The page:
3. Selecting and merging available data

In this section, we look at how to select a subset of available information and merging different datatrees together. This allows us to be selective in what information to present and also to monitor different aspects of the system concurrently.

Configuration file

The following configuration will measure the available free space [1] on the / (root) and /home filesystem and store the latest values in a file /tmp/monami-filesystem.

Copy the configuration below as the /etc/monami.d/example.conf file, replacing any existing file. Remember, don't try to copy the circled numbers!

 ##  MonAMI by Example, Section 3
 # Our root filesystem
  name = root-fs
  location = /
 # Our /home filesystem
 [filesystem]  ❶
  name = home-fs
  location = /home
 # Record latest f/s stats every two seconds
  read = ❷ root-fs❸.capacity.available, home-fs.capacity.available
  write = snapshot
  interval = 2
 # The current filesystem statistics
  filename = /tmp/monami-filesystem

A few things to note:

The configuration creates two monitoring targets, called root-fs and home-fs. Both use the filesystem plugin.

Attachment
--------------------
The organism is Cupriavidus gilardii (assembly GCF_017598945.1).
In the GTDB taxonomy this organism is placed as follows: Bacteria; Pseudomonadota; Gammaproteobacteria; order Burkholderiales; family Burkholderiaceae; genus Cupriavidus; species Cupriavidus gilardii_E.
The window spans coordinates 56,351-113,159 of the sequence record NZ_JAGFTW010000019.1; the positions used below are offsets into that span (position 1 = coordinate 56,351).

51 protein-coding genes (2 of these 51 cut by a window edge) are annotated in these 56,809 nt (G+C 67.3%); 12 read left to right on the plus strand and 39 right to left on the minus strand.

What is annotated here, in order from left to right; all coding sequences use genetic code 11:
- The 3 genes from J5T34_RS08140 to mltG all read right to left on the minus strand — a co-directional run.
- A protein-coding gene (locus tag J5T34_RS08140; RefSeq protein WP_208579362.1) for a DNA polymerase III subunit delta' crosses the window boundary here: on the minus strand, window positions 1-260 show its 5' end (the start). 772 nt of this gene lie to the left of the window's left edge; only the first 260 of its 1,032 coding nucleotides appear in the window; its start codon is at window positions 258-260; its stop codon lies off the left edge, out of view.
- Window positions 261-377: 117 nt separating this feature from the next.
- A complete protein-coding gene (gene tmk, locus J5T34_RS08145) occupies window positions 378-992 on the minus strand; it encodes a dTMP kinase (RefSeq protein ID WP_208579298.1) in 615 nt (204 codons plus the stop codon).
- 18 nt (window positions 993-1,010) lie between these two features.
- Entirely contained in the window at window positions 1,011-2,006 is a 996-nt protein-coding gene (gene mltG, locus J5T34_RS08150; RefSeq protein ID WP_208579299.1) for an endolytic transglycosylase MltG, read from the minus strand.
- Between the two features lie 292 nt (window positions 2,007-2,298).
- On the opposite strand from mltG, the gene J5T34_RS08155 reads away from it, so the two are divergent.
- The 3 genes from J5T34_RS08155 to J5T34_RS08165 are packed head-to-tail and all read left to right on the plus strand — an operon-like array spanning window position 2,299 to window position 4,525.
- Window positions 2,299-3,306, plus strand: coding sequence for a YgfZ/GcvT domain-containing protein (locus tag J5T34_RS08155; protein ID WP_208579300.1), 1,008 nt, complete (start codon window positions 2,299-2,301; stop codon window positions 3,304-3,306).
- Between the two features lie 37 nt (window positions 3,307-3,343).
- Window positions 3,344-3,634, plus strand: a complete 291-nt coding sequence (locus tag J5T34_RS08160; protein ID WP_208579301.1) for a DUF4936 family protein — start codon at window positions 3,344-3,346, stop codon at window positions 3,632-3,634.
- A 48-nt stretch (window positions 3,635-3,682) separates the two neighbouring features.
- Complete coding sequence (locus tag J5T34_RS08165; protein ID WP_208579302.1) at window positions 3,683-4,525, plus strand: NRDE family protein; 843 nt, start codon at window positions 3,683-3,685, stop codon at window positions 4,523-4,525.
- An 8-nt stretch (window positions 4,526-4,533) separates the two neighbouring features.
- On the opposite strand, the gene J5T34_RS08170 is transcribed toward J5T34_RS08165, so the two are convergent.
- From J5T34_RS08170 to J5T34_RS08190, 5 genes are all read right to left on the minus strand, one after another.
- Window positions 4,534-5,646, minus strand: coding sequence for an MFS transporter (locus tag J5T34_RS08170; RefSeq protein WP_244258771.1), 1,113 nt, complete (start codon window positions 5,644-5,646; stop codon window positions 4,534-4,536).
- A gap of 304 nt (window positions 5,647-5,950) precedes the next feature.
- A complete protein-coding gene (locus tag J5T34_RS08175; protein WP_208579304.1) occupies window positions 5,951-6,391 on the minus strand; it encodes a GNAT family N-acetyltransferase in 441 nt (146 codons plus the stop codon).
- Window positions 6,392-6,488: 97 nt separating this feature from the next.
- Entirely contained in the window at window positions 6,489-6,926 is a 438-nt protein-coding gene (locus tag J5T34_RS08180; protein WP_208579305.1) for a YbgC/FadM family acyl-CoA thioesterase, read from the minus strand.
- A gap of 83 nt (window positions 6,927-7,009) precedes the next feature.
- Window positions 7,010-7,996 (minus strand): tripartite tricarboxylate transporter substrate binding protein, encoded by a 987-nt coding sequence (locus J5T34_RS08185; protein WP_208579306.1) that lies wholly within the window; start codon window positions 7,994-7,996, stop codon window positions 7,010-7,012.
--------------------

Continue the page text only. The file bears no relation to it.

The read attribute is a comma-separated list of metrics or branches.

The first element of the metric's path is the target name.

Running the example

As with the previous example, you should make sure MonAMI is running for at least two seconds to guarantee that the file /tmp/monami-filesystem has been created or updated. Depending on your filesystems this file should contain something like the following:

"root-fs.capacity.available"    "126.091797" (MiB) [every 2s]
"home-fs.capacity.available"    "11178.921875" (MiB) [every 2s]

Combining different datatrees

sample sections can combine different datatrees together by specifying them as a comma-separated list of sources. The simplest is to include all metrics from two sources, by simply specifying the two target names:

read = root-fs, home-fs

This will combine all data from the root-fs and home-fs targets, resulting in /tmp/monami-filesystem output like: